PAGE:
On 13th April 2020, India completes 101 years of Jallianwala Bagh Massacre.
In Indian history, the Jallianwala Bagh Massacre is one of the most brutal and gruesome events. In the year 1919, the Jallianwala Bagh Massacre took place on the day of the popular Sikh festival Vaisakhi. Since that day, Indians commemorate this day to pay tribute to the lives of people who died in the Massacre.
The Massacre took place during the First World War when Acting Brigadier-General Reginald Dyer ordered the British Indian Army to open fire into a mob of completely innocent and unarmed Indian civilians. The horrifying incident takes place in the Jallianwala Bagh, Amritsar, Punjab. According to government records, 400 people were killed in the massacre. Whereas over 1000 people were gravely injured. Both dead and injured numbers of people include women and children. However, these are only government records. Above this, what accelerates the conundrum of this historic gory is the inaccurate total number of people who died during the heavy fire.
Alongside this, here are a few major points that one should know about the incident-
The incident of bloodshed took place in Jallianwala Bagh. In 1919, it was beautiful a garden in Amritsar where commonly people gathered for traditional celebrations and fairs. Therefore, people recognize the event by the name Amritsar Massacre as well.
Prior to the massacre, angry mobs had an attack on an English missionary as they arrest two leaders of the independence movement. Upon this, the angry General Dyer imposes Matian Law on 12th April 1919. The truth of the matter is that the anger of a group of leading Britishers rained in the form of uncountable gunshots on the innocent Indians.
The Martian Law comes under action on 12th April 1919. However, people present in the Jallianwala Bagh were completely unaware. They were celebrating their traditional festival Vaisakhi. Amid all the blissful vibes of the Vaishakh festival, over 1000 people were brutally shot by the British Army. According to the records, prior to firing nobody receives any warning from the troops.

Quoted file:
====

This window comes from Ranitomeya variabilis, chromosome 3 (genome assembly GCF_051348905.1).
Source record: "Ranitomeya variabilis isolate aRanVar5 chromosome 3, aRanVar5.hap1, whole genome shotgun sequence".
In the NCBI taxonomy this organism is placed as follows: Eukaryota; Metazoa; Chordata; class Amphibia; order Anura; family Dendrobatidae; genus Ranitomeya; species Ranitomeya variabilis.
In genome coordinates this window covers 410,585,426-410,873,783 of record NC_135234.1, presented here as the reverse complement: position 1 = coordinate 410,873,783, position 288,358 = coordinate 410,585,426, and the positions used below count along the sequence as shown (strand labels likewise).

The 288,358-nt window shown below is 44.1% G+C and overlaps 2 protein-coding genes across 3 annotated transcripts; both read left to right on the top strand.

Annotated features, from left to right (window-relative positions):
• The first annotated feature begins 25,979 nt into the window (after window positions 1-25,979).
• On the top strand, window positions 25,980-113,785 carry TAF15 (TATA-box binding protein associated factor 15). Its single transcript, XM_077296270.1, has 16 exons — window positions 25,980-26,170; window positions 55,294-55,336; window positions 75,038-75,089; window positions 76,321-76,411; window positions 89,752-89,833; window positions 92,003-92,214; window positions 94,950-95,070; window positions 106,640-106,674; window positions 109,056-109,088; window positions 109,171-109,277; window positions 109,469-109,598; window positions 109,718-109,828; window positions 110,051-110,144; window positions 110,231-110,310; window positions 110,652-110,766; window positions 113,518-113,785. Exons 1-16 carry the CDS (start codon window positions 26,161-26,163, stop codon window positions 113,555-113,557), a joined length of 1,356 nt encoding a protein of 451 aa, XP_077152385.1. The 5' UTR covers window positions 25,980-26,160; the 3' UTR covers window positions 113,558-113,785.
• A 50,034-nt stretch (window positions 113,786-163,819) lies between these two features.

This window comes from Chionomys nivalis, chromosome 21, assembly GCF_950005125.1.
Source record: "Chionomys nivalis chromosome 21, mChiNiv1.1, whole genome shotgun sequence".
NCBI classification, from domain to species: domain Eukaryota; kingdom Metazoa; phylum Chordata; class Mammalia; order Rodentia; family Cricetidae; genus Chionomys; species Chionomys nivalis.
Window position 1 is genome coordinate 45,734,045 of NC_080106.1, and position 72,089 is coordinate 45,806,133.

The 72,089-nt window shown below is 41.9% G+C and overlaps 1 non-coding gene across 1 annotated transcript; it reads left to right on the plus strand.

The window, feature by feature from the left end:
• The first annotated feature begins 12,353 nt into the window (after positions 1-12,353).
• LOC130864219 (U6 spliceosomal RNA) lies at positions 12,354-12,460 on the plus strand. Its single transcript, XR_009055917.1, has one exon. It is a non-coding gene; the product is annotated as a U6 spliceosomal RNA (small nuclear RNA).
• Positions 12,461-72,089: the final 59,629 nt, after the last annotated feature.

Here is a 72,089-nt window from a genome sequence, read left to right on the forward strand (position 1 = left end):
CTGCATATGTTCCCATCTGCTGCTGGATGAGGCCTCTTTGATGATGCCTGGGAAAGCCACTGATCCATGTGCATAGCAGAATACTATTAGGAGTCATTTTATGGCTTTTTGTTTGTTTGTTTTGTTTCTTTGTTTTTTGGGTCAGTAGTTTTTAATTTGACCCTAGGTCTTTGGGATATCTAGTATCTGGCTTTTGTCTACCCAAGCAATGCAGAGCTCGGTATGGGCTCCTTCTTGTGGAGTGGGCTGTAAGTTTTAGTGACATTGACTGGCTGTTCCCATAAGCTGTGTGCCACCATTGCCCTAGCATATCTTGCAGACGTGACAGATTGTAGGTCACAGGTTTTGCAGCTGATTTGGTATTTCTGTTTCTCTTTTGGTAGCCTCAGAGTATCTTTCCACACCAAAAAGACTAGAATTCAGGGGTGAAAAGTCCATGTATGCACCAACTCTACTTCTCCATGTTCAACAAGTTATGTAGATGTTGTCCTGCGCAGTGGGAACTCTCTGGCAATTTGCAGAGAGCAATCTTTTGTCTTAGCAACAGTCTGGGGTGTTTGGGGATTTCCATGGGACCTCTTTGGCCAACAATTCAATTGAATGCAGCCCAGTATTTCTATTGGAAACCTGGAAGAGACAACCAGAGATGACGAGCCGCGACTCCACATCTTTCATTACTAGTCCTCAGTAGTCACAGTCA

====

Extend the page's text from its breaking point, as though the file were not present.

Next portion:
On 13th April 1919 at 9 am people begin their celebration of Vaishakhi. Approximately at 12 pm, thousands of people gathering takes place near Harmandir Sahib and Jallianwala Bagh. Apart from pilgrims, Amritsar had filled up over the preceding days with farmers, traders, and merchants attending the annual Baisakhi horse and cattle fair. The city police closed the fair at 14:00 that afternoon, resulting in a large number of people drifting into the Jallianwala Bagh.
Later in the evening, the British Indian Army appears on the front gate and all the narrow entrance of the garden. As the Army covers the gate, people in the Jallianwala Bagh had no other way to make an exit. Further, when the Army begins shooting aimlessly to the innocent people, they run to save their lives.
As per the reports, many people tried to escape the gun. Hence, they jump in the well of the garden following their deaths. Hundreds of women and children were found dead in the well.
What truly horrifies people about the incident is the level of anger in General Dyer toward innocents. According to the reports, the Army keep their guns firing during this massacre until the moment they ran out of ammunition. Dyer appears in front of the defenceless vulnerable people with Baluchi and Gorkha soldiers. Furthermore, they fire with rifles, two armored vehicles.
After the incident of the Jallianwala Bagh Massacre, Rabindranath waived knighthood imparted upon him by the Britishers. Rabindranath Tagore writes to the British viceroy, Lord Chelmsford repudiating his Knighthood in outrage at the mass murder of Jalianwalla Bagh.
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